John 10:32-36. Jesus answered, Many good works have I showed you from my Father — That is, in confirmation of my mission from my Father I have wrought many miracles, all of a beneficent kind, and most becoming the perfections of my Father, who sent me. I have fed the hungry, I have healed the lame, I have cured the sick, I have given sight to the blind, I have cast out devils, and I have raised the dead: for which of all these are you going to stone me? The Jews answered, For a good work we stone thee not — We are going to punish thee with death, not for a good work, but for blasphemy; for, though thou art a man, weak and mortal as we ourselves are, thou arrogantly assumest to thyself the power and majesty of God; and by laying claim to the incommunicable attributes of the Deity, makest thyself God. This they took to be the plain meaning of his assertion, that he and the Father were one. Jesus — Not judging it proper, at that time, to bring the sublime doctrine of his Deity into further debate; answered them, Is it not written in your law — Or, in those sacred books which you own to be of divine original, (see Psalm 82:6,) where it is plain the persons that are spoken of are princes and magistrates; I said, Ye are gods? — “The Jewish magistrates were God’s deputies in an especial manner, because the people whom they governed were his peculiar people, and because, in many instances, they were expressly called by him to undertake the fatigues of government, and had an afflatus, or inspiration of the Spirit, for that end. Thus the high-priests derived their dignity from God, and were possessed of the Urim and Thummim, by which they inquired of the Lord. When Moses chose the seventy elders to assist him in the distribution of justice, God put his Spirit upon them, and they prophesied, Numbers 11:17. Joshua, who succeeded Moses by divine appointment, is said to have been a man in whom was the Spirit, Numbers 27:18. Many of the judges were raised up by God, and had his Spirit. When Saul was anointed, the Spirit of God came upon him, and he prophesied, 1 Samuel 10:6; 1 Samuel 10:10.” — Macknight. If he (God) called them gods, to whom the word of God came — That is, to whom God was then speaking; and the Scripture cannot be broken — That is, nothing that is written therein can be censured or rejected. Dr. Campbell translates this clause, And if the language of Scripture is unexceptionable; observing, “Our Lord defends what he had said from the charge of blasphemy, by showing its conformity to the style of Scripture in less urgent cases; insomuch, that if the propriety of Scripture language were admitted, the propriety of his must be admitted also.” “This,” adds he, “is one of those instances wherein, though it is very easy for the translator to discover the meaning, it is very difficult to express it in words which shall appear to correspond to those of his author.” Say ye of him whom the Father hath sanctified — Hath set apart for the great work of redeeming and saving the human race; and sent into the world — For that purpose; Thou blasphemest, because I said, I am the Son of God? — If the Scripture, which cannot err, gives the title of gods to mortal and sinful men, why should you reckon guilty of blasphemy, me, whom the Father hath sanctified, and sent into the world on so grand a design, because I assume to myself a title which so justly belongs to me, namely, that of the Son of God? Some set the argument in another light, thus: If they, to whom the word of God, and the revelation of his will came, are called gods in Scripture, how dare you say to the Word of God himself, by whom all the various revelations of the divine will have been made to men; how dare you say to such a person, on such an occasion, Thou blasphemest! Jesus, it must be observed, was charged here by the Jews with ascribing divinity to his human nature; and in reply to this he shows, that, calling himself the Son of God, did not imply that, and that his works proved such a union of the human nature with the divine as he had before asserted, than which no answer could have been more wise and pertinent.10:31-38 Christ's works of power and mercy proclaim him to be over all, God blessed for evermore, that all may know and believe He is in the Father, and the Father in Him. Whom the Father sends, he sanctifies. The holy God will reward, and therefore will employ, none but such as he makes holy. The Father was in the Son, so that by Divine power he wrought his miracles; the Son was so in the Father, that he knew the whole of His mind. This we cannot by searching find out to perfection, but we may know and believe these declarations of Christ.Many good works - Many miracles of benevolence healing the sick, etc. His miracles were good works, as they tended to promote the happiness of men, and were proofs of his benevolence. He had performed no other works than those of benevolence; he knew that they could charge him with no other, and he confidently appealed to them as witnesses of that. Happy would it be if all, when they are opposed and persecuted, could appeal even to their persecutors in proof of their own innocence. 32. Many good works have I showed you—that is, works of pure benevolence (as in Ac 10:38, "Who went about doing good," &c.; see Mr 7:37).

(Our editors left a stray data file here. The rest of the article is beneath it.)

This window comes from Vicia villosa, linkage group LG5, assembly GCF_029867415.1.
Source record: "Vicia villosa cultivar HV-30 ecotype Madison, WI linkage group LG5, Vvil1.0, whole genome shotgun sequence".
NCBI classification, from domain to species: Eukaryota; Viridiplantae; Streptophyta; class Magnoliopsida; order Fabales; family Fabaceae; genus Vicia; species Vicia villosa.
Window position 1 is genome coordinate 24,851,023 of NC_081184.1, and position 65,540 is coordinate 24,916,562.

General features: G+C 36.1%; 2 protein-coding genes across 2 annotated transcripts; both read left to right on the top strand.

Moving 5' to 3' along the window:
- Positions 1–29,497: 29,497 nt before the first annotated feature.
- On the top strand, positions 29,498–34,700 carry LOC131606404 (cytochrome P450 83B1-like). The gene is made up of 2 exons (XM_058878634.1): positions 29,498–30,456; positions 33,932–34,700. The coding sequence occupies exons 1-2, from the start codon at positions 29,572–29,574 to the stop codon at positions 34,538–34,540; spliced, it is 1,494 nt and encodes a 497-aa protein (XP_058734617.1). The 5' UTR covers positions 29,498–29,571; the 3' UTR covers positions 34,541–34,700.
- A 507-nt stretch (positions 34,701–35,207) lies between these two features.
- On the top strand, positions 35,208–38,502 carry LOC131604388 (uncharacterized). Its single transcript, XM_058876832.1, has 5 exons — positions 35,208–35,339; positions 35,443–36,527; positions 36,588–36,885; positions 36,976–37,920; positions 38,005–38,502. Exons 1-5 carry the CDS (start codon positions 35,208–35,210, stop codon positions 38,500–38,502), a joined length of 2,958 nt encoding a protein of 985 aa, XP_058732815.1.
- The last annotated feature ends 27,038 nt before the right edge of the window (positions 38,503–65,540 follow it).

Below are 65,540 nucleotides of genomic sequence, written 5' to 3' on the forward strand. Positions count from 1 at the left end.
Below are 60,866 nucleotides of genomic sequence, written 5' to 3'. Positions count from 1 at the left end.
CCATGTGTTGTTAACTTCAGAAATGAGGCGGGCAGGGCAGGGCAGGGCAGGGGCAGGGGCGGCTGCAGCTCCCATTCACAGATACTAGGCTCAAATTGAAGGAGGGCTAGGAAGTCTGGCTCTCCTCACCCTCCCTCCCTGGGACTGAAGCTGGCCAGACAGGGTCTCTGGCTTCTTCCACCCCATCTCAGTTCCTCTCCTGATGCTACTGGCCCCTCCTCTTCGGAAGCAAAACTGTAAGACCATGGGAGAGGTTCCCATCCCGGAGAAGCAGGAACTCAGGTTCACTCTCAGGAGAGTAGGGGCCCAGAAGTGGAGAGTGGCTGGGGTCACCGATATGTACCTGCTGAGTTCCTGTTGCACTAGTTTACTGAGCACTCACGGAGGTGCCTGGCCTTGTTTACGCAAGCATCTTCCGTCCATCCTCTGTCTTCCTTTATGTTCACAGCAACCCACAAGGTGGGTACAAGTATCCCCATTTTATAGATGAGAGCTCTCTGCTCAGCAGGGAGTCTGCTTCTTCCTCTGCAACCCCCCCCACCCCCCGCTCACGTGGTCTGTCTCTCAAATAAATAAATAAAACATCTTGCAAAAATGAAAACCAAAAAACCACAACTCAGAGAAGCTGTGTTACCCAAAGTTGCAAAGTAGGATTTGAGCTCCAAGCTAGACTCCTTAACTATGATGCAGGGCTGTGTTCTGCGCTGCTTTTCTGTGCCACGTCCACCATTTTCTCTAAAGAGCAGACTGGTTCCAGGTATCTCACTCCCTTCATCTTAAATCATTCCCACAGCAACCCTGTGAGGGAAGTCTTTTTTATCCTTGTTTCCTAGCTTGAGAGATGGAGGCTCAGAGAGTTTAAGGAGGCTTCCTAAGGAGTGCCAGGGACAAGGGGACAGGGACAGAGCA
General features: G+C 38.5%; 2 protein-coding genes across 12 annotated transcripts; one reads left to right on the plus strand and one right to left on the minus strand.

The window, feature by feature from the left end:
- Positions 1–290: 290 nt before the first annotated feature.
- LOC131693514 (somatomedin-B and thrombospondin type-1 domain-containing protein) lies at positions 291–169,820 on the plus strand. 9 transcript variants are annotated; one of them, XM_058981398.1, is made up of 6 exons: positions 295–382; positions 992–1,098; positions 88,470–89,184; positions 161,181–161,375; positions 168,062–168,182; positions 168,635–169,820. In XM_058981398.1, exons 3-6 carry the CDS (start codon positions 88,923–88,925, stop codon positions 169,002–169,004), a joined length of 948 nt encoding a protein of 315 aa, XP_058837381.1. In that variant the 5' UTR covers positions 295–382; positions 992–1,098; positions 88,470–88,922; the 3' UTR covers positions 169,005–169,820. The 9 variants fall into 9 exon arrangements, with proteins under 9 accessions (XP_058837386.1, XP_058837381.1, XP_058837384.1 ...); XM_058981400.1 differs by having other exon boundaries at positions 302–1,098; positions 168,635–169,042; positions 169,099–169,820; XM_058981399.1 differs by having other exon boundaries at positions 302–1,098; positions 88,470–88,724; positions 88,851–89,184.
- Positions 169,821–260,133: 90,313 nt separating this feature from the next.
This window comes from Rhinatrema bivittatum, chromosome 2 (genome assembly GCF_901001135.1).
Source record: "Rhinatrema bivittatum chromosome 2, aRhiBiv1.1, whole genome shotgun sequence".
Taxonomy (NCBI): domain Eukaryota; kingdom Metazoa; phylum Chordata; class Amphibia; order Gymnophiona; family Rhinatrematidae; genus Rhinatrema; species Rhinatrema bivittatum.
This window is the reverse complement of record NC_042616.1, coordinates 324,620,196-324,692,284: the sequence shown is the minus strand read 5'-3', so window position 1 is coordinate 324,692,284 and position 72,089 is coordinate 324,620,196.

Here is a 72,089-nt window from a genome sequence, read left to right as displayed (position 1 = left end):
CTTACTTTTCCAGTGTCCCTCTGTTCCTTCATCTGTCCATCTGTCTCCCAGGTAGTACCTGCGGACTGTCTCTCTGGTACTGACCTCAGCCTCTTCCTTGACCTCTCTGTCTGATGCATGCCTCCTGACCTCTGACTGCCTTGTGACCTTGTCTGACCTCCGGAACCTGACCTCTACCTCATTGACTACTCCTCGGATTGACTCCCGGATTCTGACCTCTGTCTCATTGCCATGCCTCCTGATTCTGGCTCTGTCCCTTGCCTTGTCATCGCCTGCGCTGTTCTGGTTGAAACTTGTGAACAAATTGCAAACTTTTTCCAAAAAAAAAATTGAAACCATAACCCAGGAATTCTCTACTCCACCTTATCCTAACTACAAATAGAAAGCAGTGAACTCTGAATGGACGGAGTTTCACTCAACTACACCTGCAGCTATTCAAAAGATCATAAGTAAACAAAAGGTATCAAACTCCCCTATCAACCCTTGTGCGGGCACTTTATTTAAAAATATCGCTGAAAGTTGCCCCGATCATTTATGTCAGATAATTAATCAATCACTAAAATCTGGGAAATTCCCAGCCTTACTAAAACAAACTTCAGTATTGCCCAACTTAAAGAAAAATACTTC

from my Father—not so much by His power, but as directly commissioned by Him to do them. This He says to meet the imputation of unwarrantable assumption of the divine prerogatives [Luthardt].